He said that India, the arch-rival of Pakistan, was supporting the Baloch dissidents for the past many years.

“The Indians are sitting right at our back and initially they deployed nearly 20 intelligence detachments with a fulltime brigadier being in charge of these detachments,” he said, quoting his own sources in Afghanistan.

The RAW network has been operating in Pakistan since long and it is not surprising that they have hired the Baloch dissidents to destabilise Pakistan, the former general stated.

“Ever since the Taliban were ousted from power and foreign troops landed in Afghanistan in late 2001, the Indians have been using the Afghan soil for sabotage and terror acts in Pakistan,” he said.

The News

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Does “CIA Post In Karachi” Mean Blackwater?

February 23, 2010 Leave a comment

WASHINGTON: Pakistan allowed the US Central Intelligence Agency to set up a post in Karachi and the data collected by this post led to the arrest of a key Taliban commander and two ‘governors’, officials said.

Describing this as “a high-level of cooperation between the United States and Pakistan,” The Washington Post reported on Friday that it signalled a major change in Islamabad’s attitude towards the Taliban movement.

This enhanced cooperation between the CIA and the ISI led to the arrests of Mullah Abdul Ghani Baradar, the Afghan Taliban’s second in command, and two Taliban shadow governors for northern Afghanistan, the report said.

“The ISI and the CIA are working together, with the Americans providing actionable intelligence and the Pakistanis acting together with them” to hunt the insurgency’s leaders, a Pakistani official told the paper.

The Post noted that Pakistan’s decision to aggressively search for Afghan Taliban leadership reflected a shift that had been in the works since autumn last year when US President Barack Obama wrote to President Asif Ali Zardari.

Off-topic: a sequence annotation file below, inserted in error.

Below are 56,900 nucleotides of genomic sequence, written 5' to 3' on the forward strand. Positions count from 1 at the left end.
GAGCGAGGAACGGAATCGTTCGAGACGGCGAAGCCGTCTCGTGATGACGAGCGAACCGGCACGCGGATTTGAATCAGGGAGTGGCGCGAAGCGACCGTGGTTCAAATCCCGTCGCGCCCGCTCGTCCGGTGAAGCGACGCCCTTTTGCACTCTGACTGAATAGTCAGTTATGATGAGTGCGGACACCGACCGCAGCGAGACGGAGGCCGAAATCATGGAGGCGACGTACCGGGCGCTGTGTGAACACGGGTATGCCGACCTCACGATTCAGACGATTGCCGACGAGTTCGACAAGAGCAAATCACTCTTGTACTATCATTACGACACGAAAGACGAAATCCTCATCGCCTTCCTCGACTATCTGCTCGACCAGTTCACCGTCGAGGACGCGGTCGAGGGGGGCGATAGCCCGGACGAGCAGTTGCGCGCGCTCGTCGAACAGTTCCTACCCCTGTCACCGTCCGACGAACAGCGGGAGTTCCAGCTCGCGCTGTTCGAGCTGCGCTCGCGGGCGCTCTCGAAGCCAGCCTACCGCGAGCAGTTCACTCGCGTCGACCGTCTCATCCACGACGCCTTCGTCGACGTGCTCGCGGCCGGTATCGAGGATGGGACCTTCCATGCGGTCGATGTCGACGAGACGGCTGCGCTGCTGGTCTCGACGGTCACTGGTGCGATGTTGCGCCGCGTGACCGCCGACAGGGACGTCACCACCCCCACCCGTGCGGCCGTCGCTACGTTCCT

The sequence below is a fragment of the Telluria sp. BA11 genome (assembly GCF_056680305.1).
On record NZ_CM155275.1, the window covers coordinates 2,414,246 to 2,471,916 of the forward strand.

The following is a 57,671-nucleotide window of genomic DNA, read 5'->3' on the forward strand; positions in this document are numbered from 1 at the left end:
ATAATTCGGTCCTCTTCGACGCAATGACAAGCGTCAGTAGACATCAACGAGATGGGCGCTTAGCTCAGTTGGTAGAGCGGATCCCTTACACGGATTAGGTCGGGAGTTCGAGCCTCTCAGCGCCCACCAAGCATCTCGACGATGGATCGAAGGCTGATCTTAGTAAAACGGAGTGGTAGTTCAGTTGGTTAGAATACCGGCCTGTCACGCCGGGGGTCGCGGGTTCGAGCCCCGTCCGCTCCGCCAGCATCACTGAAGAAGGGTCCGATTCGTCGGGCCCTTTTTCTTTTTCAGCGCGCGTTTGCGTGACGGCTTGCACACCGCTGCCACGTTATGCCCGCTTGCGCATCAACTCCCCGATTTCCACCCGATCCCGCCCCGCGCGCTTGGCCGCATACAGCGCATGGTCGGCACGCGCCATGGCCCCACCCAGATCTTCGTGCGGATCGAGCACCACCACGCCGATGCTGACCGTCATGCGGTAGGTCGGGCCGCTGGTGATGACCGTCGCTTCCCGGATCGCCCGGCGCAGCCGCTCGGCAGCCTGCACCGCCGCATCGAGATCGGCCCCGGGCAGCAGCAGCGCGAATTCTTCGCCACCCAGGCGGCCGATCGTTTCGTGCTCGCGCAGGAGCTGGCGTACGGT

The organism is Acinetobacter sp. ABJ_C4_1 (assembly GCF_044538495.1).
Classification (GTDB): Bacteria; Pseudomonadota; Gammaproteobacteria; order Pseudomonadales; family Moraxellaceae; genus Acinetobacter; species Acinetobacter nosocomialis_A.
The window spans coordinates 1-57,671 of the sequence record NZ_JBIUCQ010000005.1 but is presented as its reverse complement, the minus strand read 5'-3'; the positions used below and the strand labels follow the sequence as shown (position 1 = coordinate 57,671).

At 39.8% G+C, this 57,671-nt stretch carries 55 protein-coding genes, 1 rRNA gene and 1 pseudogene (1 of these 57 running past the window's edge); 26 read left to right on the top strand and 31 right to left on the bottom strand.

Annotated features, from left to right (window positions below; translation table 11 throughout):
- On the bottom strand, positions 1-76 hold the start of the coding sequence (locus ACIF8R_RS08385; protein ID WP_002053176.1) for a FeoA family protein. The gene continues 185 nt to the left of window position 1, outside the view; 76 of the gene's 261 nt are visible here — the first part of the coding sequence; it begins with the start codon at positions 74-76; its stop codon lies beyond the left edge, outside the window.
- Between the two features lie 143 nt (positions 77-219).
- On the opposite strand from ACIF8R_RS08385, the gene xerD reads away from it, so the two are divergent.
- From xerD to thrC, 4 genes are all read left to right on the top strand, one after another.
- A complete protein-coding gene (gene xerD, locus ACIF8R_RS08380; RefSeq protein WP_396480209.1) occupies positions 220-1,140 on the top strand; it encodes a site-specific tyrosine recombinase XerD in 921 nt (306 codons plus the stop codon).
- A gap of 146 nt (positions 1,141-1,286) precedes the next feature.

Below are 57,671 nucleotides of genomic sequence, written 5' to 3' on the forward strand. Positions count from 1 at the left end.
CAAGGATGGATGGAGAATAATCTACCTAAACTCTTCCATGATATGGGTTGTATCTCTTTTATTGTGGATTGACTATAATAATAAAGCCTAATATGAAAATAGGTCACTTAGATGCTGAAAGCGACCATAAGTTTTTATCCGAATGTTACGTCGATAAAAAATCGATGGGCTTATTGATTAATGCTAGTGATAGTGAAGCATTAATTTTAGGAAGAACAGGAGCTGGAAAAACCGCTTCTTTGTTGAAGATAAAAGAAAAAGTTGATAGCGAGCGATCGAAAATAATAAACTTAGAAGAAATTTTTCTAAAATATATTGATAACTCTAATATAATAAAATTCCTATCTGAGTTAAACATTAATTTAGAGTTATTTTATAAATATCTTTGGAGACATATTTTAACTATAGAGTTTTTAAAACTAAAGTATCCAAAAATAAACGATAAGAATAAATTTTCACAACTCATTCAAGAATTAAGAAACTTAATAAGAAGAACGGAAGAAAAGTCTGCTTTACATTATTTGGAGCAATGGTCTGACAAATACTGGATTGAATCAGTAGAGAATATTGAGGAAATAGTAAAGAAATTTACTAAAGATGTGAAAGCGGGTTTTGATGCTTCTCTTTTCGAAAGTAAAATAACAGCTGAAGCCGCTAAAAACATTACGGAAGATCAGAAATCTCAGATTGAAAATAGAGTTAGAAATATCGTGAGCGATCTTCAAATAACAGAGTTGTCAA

The letter offered additional military and economic assistance and help in easing tensions with India.

The Post noted that with US facilitation, India and Pakistan had agreed to restart their stalled talks. President Obama’s letter also contained a warning that Pakistan’s use of insurgent groups to achieve policy goals would no longer be tolerated.

The arrests of Mullah Baradar and other leaders represented “major progress,” a US intelligence official told the Post. “No one has forgotten Pakistan’s complex history with the Taliban. But they understand how important this is to the United States, the region and to their own security.”

The CIA post in Karachi intercepted communications which were later handed over to ISI officials. The two agencies then planned a joint operation to catch Mullah Baradar and ‘governors’.

Final agreement on the operation came in the last week of January.

The detentions, which have taken place since early last week, were initially kept secret to allow intelligence operatives to use information gleaned from the captured men to reach other militants.

The Post claimed that the arrests offered evidence of something that has long been suspected: Top Afghan Taliban leaders have found refuge across Pakistan, particularly in its cities, something the government long denied.

Coutesy: DAWN